We are, let us imagine, at Ephesus on the coast of Asia Minor. The date is somewhere around 500 BC, and we have gathered to hear the book or logos (discourse) of Heraclitus, son of Bloson. At this period books—such few of them as exist—are written to be heard rather than perused in solitude, and it is customary for them to begin, self-referentially, with an introductory remark about the logos which is to be read out. So we are not surprised when on this occasion the opening words speak of Heraclitus’ logos and of those who hear it. The jolt comes when we realize that we, the hearers of this logos, are being told that we will not understand it:
Although this logos is so always men fail to comprehend, both before hearing it and once they have heard.
There is one reassurance here. If at first we were at a loss to know whether to take the word “always” with what precedes (“this logos is so always”) or with what follows (“always men fail to comprehend”), the final clause allows us to think that the sentence illustrates its own message: it is deliberately difficult to understand.
But that is slight comfort as we ponder the reproach that we failed to comprehend the logos before hearing it. What sort of logos could this be that we should understand it already, before hearing it? What are we gathered for if not to hear a logos that is new and has important new things to teach us?
But the reading continues:
Although all things come to pass in accordance with this logos, men are like the inexperienced when they experience words and works such as I set forth, distinguishing each according to its nature and telling how it is. But other men are oblivious of what they do when awake, just as they are forgetful of what they do asleep.
This logos (discourse), we are now being told, is a logos in the further sense of an account, an account of everything that happens—yet it will explain to us nothing more recherché than the “words and works” of ordinary waking life. The reproach of failing to comprehend the logos before we hear it has turned into an accusation that we do not understand our own language and our own lives. And we seem to be invited to construct for ourselves a logos in yet another sense of the word, namely, a proportion: as sleeping is to waking life, so waking life is to—what? What account of things could show us that we have never really been awake to what we say and do?
By the time we have worked out all this, the reader has moved on. We catch another fragment:
Not comprehending, they hear like the deaf. The saying is their witness: absent while present.
That hits off very well our baffled first response to Heraclitus’ logos, but perhaps it is intended to describe the incomprehension of our waking lives before, and after, our coming to hear it. Or perhaps—and here, for a moment, we have the impression of a kind of understanding—these are the same thing. The evidently deliberate difficulty of this discourse is designed to make us feel the difficulty of understanding what we take for granted, the “words and works” of everyday life. The effort we must put out to understand Heraclitus will be our first, inexperienced attempt to understand ourselves.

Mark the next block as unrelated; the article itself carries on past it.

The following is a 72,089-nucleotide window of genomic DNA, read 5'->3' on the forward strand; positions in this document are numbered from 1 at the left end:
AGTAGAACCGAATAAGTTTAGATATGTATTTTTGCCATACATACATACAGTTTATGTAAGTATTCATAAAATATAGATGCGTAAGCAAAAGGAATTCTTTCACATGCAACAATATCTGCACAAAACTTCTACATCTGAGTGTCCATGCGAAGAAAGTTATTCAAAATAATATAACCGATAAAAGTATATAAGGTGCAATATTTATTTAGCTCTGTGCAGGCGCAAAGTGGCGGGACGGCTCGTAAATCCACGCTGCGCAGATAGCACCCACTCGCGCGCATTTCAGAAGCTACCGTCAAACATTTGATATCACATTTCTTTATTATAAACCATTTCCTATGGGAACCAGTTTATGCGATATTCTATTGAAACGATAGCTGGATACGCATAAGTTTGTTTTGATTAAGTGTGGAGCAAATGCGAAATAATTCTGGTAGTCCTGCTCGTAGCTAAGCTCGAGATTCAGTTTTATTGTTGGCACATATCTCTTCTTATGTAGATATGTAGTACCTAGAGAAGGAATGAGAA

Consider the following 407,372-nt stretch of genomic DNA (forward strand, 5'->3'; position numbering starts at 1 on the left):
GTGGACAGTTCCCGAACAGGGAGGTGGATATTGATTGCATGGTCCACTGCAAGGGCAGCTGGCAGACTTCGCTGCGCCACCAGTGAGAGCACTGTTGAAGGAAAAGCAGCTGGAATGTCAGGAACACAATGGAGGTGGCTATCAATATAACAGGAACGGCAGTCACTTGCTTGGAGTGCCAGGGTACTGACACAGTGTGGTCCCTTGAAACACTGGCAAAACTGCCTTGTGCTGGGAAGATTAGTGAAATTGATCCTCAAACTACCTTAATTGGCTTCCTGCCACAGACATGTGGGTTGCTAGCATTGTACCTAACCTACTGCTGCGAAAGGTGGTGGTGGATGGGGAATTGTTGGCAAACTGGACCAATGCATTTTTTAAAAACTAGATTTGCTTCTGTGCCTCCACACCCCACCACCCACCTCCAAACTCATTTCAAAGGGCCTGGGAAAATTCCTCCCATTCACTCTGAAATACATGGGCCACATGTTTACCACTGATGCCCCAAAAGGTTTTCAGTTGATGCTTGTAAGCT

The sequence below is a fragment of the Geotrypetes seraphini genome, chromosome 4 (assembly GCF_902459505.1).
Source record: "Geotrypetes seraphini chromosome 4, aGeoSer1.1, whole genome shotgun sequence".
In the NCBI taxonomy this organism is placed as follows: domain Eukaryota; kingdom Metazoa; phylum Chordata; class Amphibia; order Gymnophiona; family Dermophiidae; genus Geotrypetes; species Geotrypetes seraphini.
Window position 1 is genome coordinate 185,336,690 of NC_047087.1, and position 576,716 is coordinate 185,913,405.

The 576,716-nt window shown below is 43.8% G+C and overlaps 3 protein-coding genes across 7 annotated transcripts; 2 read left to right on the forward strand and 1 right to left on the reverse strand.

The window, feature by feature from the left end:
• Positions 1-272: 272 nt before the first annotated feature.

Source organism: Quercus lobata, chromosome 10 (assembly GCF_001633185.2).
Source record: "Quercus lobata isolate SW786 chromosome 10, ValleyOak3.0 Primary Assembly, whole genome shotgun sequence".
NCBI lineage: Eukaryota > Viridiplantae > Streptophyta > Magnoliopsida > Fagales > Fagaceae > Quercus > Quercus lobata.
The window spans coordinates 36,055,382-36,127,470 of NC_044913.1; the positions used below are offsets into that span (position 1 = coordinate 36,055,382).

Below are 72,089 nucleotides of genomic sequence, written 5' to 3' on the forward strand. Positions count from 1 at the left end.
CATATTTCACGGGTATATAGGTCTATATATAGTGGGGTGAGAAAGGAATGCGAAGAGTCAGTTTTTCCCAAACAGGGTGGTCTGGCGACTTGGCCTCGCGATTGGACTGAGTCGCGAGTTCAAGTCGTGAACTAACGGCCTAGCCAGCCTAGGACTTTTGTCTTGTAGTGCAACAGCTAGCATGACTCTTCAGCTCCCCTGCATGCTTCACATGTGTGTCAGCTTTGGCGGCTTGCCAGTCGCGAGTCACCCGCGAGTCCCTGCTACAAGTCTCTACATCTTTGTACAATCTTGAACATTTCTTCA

If this is enlightenment, it only confirms that our difficulties will continue. As we listen, it becomes clear that the remainder of the book is nothing but a collection of seemingly self-contained sayings or remarks, one after another. The connections between them, the threads of argument, the sense of the whole—all this is left to us. The book and, if we were right in our first glimpse of understanding, the everyday experience of which it speaks, are to be a challenge. We have to grasp for ourselves the whole that unifies the separate pieces. If we wonder what this will require of us, in due course we are given something like a warning that ordinary ideas of what it is to grasp wholeness and unity are as much in question as everything else:
Graspings: wholes and not wholes, convergent divergent, consonant dissonant, from all things one and from one thing all.
This, certainly, is not a pronouncement we can take full measure of at a single hearing. Other remarks appear more accessible but no less puzzling. All the things we think of as different and opposed, Heraclitus seems to be saying, are not different but one and the same:
The teacher of most is Hesiod. It is him they know as knowing most, who did not recognize day and night: they are one.
The sea is the purest and foulest water: for fish drinkable and life-sustaining, for men undrinkable and deadly.
Immortals are mortal, mortals immortal, living the others’ death, dead in the others’ life.
The same…: living and dead, and the waking and the sleeping, and young and old. For these transposed are those and those transposed again are these.
For god all things are fair and good and just, but men have taken some things as unjust, others as just.
One must realize that war is shared and conflict is justice….
The fairest order in the world is a heap of random sweepings.
There are hints here of a larger, as it were, a god’s-eye point of view from which differences and distinctions that we men regard as valid and important for our lives can be seen as invalid and of no account. But it would be a rash listener who was confident straight off that Heraclitus is denying, or that he is not denying, the difference between day and night, life and death, justice and injustice.